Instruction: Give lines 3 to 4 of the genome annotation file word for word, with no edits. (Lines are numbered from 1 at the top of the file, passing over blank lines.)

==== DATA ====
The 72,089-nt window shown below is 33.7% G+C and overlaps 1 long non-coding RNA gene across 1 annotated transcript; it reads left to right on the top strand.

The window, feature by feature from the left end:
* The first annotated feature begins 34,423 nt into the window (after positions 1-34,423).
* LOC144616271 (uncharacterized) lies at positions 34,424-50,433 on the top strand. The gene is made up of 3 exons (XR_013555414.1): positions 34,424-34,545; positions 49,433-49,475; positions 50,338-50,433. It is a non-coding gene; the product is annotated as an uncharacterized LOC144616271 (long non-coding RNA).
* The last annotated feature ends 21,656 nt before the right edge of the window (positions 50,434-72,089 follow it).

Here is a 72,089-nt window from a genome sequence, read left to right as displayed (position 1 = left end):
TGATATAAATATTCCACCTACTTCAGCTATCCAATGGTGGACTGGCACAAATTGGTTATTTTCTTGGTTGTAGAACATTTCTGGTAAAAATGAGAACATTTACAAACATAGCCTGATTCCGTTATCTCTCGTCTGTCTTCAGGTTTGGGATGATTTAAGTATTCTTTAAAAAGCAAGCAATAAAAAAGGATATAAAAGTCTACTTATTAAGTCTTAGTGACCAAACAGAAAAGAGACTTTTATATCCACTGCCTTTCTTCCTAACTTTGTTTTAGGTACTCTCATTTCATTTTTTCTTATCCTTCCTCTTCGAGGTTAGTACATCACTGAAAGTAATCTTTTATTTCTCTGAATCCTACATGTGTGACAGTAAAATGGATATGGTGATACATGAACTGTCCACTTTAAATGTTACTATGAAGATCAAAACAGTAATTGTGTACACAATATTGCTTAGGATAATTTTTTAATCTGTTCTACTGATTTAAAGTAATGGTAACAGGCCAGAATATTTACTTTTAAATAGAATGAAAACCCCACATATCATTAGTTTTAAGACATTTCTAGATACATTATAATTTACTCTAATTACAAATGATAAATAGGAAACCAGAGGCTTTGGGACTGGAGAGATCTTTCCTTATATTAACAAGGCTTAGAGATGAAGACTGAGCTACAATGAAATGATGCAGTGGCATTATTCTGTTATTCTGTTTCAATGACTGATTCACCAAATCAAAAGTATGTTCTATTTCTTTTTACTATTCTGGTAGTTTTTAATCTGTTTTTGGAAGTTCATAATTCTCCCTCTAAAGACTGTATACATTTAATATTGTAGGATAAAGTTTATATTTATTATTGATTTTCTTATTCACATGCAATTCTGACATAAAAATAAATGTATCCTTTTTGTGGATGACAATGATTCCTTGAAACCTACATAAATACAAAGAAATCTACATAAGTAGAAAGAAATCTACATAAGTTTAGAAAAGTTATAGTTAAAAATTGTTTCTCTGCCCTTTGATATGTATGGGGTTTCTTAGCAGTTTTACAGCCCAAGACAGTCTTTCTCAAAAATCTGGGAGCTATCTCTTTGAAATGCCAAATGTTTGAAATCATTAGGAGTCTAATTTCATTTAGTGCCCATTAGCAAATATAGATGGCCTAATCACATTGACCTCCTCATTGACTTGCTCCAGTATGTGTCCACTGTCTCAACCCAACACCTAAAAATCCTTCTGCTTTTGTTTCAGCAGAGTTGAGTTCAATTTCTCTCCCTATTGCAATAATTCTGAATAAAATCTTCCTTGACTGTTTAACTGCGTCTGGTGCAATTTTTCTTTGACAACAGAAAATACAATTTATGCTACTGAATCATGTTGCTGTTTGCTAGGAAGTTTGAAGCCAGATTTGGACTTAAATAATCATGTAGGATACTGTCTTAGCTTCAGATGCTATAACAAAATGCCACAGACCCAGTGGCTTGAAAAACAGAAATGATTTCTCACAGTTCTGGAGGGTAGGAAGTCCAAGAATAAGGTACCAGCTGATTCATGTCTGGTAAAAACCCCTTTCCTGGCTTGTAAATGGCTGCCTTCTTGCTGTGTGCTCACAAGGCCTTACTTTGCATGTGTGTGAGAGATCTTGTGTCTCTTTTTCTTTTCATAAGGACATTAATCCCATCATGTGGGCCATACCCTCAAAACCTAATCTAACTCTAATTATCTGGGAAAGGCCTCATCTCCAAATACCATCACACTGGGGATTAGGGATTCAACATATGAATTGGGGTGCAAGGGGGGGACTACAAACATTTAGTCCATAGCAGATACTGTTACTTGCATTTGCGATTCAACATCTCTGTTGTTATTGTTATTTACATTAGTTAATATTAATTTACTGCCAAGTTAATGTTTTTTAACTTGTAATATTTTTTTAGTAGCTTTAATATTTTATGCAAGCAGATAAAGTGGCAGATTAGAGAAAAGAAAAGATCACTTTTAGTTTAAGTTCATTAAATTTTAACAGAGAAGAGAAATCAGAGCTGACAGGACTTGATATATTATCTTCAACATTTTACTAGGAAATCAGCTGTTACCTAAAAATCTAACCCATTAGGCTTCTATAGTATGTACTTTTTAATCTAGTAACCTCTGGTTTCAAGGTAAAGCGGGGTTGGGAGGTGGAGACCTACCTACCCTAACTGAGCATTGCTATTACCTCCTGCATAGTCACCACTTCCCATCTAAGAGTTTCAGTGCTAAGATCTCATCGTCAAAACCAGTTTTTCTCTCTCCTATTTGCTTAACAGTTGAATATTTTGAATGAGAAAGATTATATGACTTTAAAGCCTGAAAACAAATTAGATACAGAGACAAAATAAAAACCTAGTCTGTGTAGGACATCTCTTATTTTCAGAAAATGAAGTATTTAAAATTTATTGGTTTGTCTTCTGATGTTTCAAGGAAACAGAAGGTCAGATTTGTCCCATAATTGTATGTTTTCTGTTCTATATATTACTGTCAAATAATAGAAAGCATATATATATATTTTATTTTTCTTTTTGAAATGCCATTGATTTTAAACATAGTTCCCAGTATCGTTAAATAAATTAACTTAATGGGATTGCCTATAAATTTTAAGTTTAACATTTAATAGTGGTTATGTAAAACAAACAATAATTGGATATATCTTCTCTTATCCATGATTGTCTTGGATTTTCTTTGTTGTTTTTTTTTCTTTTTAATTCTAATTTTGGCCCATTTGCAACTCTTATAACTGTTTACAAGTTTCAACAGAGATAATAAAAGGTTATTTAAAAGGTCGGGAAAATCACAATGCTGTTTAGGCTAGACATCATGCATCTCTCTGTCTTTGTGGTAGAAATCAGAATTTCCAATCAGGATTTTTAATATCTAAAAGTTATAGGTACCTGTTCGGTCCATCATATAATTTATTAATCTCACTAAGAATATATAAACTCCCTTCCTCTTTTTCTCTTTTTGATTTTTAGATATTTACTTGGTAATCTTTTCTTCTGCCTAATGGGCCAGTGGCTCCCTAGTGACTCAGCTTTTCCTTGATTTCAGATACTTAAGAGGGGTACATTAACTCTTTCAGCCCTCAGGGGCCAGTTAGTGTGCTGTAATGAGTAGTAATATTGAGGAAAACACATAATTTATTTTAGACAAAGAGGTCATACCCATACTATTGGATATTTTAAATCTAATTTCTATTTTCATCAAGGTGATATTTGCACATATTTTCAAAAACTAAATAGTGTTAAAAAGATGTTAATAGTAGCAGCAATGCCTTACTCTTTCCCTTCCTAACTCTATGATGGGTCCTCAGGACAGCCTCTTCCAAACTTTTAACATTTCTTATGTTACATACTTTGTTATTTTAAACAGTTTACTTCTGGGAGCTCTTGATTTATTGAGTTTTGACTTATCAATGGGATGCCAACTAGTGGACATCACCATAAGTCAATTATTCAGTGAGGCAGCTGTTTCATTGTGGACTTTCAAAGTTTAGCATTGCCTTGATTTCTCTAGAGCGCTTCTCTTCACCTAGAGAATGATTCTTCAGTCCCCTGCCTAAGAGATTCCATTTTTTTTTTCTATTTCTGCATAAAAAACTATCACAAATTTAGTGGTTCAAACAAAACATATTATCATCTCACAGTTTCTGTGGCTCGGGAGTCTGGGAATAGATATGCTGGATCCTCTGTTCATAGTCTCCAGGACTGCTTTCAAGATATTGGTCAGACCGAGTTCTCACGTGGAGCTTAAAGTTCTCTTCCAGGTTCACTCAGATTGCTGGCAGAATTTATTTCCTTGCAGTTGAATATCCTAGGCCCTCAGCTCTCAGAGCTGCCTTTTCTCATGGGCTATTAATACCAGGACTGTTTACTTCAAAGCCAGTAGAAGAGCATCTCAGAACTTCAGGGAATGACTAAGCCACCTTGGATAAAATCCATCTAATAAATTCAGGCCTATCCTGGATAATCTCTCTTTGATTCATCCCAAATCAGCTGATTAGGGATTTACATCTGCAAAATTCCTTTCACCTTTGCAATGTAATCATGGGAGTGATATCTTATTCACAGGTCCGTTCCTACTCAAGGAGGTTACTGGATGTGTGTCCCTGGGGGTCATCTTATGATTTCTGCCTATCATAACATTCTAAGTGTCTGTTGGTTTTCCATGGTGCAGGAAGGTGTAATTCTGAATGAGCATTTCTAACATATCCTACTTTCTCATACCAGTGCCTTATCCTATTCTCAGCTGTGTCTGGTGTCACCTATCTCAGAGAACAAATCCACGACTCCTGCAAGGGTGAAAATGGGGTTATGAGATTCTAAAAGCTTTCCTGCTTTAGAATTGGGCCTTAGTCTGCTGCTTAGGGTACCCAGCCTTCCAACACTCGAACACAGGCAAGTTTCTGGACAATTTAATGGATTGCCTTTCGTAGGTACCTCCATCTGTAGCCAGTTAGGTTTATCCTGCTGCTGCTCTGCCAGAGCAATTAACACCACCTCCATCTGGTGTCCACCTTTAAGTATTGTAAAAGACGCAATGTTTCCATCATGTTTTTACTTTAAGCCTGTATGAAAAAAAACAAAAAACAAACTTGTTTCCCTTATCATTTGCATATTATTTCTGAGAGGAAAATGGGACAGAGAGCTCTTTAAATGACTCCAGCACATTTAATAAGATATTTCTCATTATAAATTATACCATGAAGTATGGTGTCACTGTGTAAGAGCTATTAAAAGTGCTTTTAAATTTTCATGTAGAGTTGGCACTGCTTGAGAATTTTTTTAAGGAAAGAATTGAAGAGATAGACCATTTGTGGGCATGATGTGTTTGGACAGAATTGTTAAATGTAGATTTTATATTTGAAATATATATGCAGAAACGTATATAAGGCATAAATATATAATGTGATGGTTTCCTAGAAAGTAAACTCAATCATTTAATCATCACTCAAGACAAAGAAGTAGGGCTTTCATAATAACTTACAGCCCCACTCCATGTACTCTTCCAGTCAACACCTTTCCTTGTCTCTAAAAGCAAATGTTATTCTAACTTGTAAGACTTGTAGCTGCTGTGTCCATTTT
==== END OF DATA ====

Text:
* The first annotated feature begins 34,423 nt into the window (after positions 1-34,423).
* LOC144616271 (uncharacterized) lies at positions 34,424-50,433 on the top strand. The gene is made up of 3 exons (XR_013555414.1): positions 34,424-34,545; positions 49,433-49,475; positions 50,338-50,433. It is a non-coding gene; the product is annotated as an uncharacterized LOC144616271 (long non-coding RNA).